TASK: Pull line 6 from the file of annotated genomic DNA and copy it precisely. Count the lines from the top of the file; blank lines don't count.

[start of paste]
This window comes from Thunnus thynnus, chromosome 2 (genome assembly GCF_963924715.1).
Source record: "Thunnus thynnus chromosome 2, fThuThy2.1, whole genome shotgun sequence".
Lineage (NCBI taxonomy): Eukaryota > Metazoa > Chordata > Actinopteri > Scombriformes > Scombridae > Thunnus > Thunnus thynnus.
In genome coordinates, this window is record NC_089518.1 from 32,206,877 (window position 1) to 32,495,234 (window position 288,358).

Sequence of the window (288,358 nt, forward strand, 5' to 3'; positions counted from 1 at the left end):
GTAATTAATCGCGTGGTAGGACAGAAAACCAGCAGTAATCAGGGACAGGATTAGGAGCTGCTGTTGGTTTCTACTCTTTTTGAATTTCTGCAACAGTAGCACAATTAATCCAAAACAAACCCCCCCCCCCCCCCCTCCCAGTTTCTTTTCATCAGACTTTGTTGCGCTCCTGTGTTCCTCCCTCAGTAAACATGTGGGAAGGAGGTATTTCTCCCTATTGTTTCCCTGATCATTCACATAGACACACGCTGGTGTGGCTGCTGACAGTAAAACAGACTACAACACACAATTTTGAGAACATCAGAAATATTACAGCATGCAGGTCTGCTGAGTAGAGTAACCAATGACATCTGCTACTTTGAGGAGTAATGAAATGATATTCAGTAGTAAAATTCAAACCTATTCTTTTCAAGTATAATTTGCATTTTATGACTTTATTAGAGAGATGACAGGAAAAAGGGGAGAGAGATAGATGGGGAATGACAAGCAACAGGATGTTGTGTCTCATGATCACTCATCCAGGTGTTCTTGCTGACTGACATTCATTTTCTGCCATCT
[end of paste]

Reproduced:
GTAATTAATCGCGTGGTAGGACAGAAAACCAGCAGTAATCAGGGACAGGATTAGGAGCTGCTGTTGGTTTCTACTCTTTTTGAATTTCTGCAACAGTAGCACAATTAATCCAAAACAAACCCCCCCCCCCCCCCCTCCCAGTTTCTTTTCATCAGACTTTGTTGCGCTCCTGTGTTCCTCCCTCAGTAAACATGTGGGAAGGAGGTATTTCTCCCTATTGTTTCCCTGATCATTCACATAGACACACGCTGGTGTGGCTGCTGACAGTAAAACAGACTACAACACACAATTTTGAGAACATCAGAAATATTACAGCATGCAGGTCTGCTGAGTAGAGTAACCAATGACATCTGCTACTTTGAGGAGTAATGAAATGATATTCAGTAGTAAAATTCAAACCTATTCTTTTCAAGTATAATTTGCATTTTATGACTTTATTAGAGAGATGACAGGAAAAAGGGGAGAGAGATAGATGGGGAATGACAAGCAACAGGATGTTGTGTCTCATGATCACTCATCCAGGTGTTCTTGCTGACTGACATTCATTTTCTGCCATCT